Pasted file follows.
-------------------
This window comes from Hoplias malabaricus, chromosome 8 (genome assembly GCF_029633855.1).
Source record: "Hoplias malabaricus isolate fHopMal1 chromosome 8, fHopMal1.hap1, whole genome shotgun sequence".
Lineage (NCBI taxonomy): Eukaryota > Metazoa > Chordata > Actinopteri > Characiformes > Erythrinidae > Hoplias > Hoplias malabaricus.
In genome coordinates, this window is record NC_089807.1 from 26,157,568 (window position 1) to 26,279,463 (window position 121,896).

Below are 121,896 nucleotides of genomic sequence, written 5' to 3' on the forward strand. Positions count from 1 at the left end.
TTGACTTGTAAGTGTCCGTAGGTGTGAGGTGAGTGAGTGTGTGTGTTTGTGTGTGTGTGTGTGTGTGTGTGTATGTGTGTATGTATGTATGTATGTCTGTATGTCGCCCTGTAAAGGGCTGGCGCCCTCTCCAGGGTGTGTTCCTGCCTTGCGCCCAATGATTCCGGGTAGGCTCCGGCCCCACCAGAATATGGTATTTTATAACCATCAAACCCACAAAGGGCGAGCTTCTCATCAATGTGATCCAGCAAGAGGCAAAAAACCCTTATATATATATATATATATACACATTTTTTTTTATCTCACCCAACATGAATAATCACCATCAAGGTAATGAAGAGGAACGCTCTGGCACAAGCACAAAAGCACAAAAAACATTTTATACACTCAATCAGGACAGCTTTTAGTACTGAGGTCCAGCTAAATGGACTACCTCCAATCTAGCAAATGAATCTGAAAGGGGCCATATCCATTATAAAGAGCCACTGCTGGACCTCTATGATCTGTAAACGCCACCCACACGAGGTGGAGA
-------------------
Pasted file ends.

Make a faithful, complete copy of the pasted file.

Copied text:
This window comes from Hoplias malabaricus, chromosome 8 (genome assembly GCF_029633855.1).
Source record: "Hoplias malabaricus isolate fHopMal1 chromosome 8, fHopMal1.hap1, whole genome shotgun sequence".
Lineage (NCBI taxonomy): Eukaryota > Metazoa > Chordata > Actinopteri > Characiformes > Erythrinidae > Hoplias > Hoplias malabaricus.
In genome coordinates, this window is record NC_089807.1 from 26,157,568 (window position 1) to 26,279,463 (window position 121,896).

Below are 121,896 nucleotides of genomic sequence, written 5' to 3' on the forward strand. Positions count from 1 at the left end.
TTGACTTGTAAGTGTCCGTAGGTGTGAGGTGAGTGAGTGTGTGTGTTTGTGTGTGTGTGTGTGTGTGTGTGTATGTGTGTATGTATGTATGTATGTCTGTATGTCGCCCTGTAAAGGGCTGGCGCCCTCTCCAGGGTGTGTTCCTGCCTTGCGCCCAATGATTCCGGGTAGGCTCCGGCCCCACCAGAATATGGTATTTTATAACCATCAAACCCACAAAGGGCGAGCTTCTCATCAATGTGATCCAGCAAGAGGCAAAAAACCCTTATATATATATATATATATACACATTTTTTTTTATCTCACCCAACATGAATAATCACCATCAAGGTAATGAAGAGGAACGCTCTGGCACAAGCACAAAAGCACAAAAAACATTTTATACACTCAATCAGGACAGCTTTTAGTACTGAGGTCCAGCTAAATGGACTACCTCCAATCTAGCAAATGAATCTGAAAGGGGCCATATCCATTATAAAGAGCCACTGCTGGACCTCTATGATCTGTAAACGCCACCCACACGAGGTGGAGA